He proceeded to inspect the body thoroughly, taking its temperature, looking at the lividity marks and bruising, inspecting pupils, digging around the mouth, and probing around the wounds. Chao got out a notebook and wrote some information down. Though this was unusual for an M.E. since their only job at a crime scene was to make sure the body was actually, dead which wasn’t too hard, really, pronounce it, then take custody of it until it was delivered to the coroner’s office where the actual full examination and autopsy took place. Chao liked to diagnose and speculate at crime scenes, it was a kind of game to him. He would write down his hunches then compare them to the findings from the autopsy to see how accurate they had been, kept him sharp, I guess, or maybe it was just a way to deal with all that death, who knows. Of course, he never shared them with anyone, it was unprofessional and in some places could get you fired. Except with me. I was one of the very few cops, if not the only one, at the station who was also into video games and openly admitted it, an out of the closet videogame-phile, this had generated an instant bond between us, we’d often debated endlessly about the virtue of one system over another, game design, who was doing it right, who was just wasting our time, the best developers, all the important issues in life. Chao took his video games very seriously. I had also earned his respect and admiration for being accurate, thorough and dependable when it came to murder investigations, or so he told me, so Chao would often share his hunches with me and we’d compare notes, we’d turned the whole thing into yet another game. I never spoke about this, of course, not even to Rourke, especially not to Rourke, he may be my partner but had no patience for ‘all that ass-grabbing’ as he eloquently called it, for him, a lot of the stuff he wasn’t involved in or interested in was ‘ass-grabbing’.

Chao really enjoyed our discussions. He loved video games, the more violent the better and played shooters exclusively, it was amazing the amount of facts you could pick up by playing video games, especially shooters where they treated guns like gods. Any discussion involving real guns and their impact on the human anatomy was a delight for him and the bastard knew a lot about it, not only was he a very good M.E. but if he ever got tired of all those corpses, I’m sure he’d make an excellent ballistics guy. Paradoxically, Chao had never owned a gun and never wanted to. His interest in them extended only to the professional and virtual worlds.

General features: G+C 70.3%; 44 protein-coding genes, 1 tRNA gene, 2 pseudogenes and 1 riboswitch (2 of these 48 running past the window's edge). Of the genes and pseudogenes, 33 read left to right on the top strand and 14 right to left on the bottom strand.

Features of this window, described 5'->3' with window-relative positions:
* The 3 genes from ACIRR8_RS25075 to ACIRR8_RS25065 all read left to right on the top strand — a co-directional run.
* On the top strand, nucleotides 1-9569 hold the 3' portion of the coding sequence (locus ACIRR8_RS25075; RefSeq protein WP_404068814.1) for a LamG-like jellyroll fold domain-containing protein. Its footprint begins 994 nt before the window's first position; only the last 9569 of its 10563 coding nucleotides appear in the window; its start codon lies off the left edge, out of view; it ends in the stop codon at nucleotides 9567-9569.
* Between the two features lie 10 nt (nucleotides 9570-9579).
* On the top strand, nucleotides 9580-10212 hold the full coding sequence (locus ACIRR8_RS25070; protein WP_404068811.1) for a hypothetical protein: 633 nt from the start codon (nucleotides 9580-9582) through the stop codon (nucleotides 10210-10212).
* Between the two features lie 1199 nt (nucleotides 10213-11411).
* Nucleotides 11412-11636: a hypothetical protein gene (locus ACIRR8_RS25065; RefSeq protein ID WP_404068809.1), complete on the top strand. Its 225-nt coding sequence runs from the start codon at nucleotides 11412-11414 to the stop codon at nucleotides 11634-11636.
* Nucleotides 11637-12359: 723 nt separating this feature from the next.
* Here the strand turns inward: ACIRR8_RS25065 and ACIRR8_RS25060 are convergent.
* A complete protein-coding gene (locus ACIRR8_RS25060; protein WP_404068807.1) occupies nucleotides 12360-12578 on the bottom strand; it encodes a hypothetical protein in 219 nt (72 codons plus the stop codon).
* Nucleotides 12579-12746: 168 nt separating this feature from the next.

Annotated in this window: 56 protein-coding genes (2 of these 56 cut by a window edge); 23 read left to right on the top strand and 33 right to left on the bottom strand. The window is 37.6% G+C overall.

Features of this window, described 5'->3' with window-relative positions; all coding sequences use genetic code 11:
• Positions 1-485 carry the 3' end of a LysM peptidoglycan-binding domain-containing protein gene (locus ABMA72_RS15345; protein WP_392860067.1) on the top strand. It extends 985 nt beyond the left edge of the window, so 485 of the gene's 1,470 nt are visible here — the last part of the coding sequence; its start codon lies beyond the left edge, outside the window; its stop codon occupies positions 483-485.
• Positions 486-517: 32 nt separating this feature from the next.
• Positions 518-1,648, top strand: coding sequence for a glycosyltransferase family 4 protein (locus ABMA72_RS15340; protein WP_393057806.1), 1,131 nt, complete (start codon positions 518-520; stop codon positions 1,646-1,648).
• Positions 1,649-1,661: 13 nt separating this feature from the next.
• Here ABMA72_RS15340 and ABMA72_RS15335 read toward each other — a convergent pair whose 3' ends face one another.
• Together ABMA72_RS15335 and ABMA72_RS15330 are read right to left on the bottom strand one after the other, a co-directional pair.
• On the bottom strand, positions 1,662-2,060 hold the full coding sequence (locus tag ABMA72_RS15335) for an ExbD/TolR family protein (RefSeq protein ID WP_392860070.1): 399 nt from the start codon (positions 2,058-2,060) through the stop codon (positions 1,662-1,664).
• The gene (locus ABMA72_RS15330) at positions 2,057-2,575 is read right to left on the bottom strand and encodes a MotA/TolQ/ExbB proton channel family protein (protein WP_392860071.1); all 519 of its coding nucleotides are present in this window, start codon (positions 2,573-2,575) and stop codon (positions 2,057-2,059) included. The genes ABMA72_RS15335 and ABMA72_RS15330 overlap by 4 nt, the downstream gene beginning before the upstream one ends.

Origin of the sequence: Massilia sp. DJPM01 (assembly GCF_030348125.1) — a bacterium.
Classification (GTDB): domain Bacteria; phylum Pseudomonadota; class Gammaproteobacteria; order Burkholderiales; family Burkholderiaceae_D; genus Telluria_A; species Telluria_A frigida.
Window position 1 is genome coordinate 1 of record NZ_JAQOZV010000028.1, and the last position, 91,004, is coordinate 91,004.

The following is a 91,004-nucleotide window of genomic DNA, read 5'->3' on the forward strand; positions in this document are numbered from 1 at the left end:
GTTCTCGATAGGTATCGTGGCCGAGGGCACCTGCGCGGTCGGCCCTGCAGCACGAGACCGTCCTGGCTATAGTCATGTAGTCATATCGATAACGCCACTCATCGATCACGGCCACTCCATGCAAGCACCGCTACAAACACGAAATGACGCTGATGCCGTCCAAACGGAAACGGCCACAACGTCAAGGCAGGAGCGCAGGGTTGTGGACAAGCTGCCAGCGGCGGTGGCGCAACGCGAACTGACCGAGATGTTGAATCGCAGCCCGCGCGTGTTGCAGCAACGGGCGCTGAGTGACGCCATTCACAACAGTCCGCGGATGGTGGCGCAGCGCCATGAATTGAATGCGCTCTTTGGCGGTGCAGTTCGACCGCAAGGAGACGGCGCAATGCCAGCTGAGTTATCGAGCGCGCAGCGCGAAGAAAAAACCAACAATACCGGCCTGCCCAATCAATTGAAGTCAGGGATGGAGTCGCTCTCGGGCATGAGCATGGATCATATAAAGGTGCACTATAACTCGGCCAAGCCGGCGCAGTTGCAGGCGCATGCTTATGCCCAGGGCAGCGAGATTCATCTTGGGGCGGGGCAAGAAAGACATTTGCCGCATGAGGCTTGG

He got up, put his notebook away and looked at the wounds again from different angles. Then looked at me, turned and walked a few paces away. I took it as my cue and said to Rourke “Be right back Harry” walking to where Chao was standing away from the corpse.

“Oh, going to have one of your private chats again, huh? Maybe compare game scores and dick size. I got ya. I’ll mind the corpse, don’t worry.”

Rourke was used to these quick private talks between Chao and me and didn’t seem to mind. The less involved he was in things, the happier a camper he was most of the time.

“Alright Ming, let’s hear it.” I said.

“Ok, he died of massive blood loss caused by the gunshot wounds, that much is obvious. The shot to the head would have probably done it by itself, since it incurred brain death but someone wanted to make damn sure he didn’t get up again. The shots to the body were very well-placed, one to the stomach area, one to the chest area, looking for maximum damage in the torso. We have two exit wounds, one for each entry in the torso, none for the headshot. Id say he was shot right here on this spot, you can tell by the pools of blood. You’re the detective Tom, but this looks like it was done by someone who knows their way around a gun.”

“Yeah, that’s what I was afraid of. This looks like a military-style execution. Spec Ops or something like that. Or someone trying to make it look that way, but it’s actually harder than it looks to get right.”